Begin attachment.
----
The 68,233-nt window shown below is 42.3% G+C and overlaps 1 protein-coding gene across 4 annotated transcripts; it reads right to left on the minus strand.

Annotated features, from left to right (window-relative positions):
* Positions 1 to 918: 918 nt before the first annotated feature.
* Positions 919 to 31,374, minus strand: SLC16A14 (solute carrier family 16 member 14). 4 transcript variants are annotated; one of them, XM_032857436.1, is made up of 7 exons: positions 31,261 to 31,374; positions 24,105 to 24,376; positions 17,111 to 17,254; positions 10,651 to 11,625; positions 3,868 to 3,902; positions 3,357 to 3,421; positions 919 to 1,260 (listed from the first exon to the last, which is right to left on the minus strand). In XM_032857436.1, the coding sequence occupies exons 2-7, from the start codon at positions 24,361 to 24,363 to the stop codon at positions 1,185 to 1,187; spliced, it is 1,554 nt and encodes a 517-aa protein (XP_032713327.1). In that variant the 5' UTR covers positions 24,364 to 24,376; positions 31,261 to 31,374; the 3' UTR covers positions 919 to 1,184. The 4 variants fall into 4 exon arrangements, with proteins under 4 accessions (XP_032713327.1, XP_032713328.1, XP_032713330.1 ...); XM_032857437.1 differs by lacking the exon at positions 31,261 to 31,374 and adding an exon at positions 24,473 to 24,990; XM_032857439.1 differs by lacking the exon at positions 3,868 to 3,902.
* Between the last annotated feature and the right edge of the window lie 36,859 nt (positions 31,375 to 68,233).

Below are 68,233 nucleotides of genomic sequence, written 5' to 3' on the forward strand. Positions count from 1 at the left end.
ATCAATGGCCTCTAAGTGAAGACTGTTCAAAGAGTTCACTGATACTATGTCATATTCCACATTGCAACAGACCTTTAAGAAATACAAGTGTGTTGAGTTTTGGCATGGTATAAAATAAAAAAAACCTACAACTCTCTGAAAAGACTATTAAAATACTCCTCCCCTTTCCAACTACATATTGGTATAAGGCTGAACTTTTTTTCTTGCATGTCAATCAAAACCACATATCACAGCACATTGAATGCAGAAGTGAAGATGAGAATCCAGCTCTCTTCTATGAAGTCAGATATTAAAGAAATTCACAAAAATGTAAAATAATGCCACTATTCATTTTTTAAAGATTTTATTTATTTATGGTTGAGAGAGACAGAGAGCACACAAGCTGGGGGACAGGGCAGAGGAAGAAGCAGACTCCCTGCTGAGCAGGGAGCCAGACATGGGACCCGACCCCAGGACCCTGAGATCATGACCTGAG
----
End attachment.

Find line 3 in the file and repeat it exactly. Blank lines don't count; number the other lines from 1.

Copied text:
* Positions 1 to 918: 918 nt before the first annotated feature.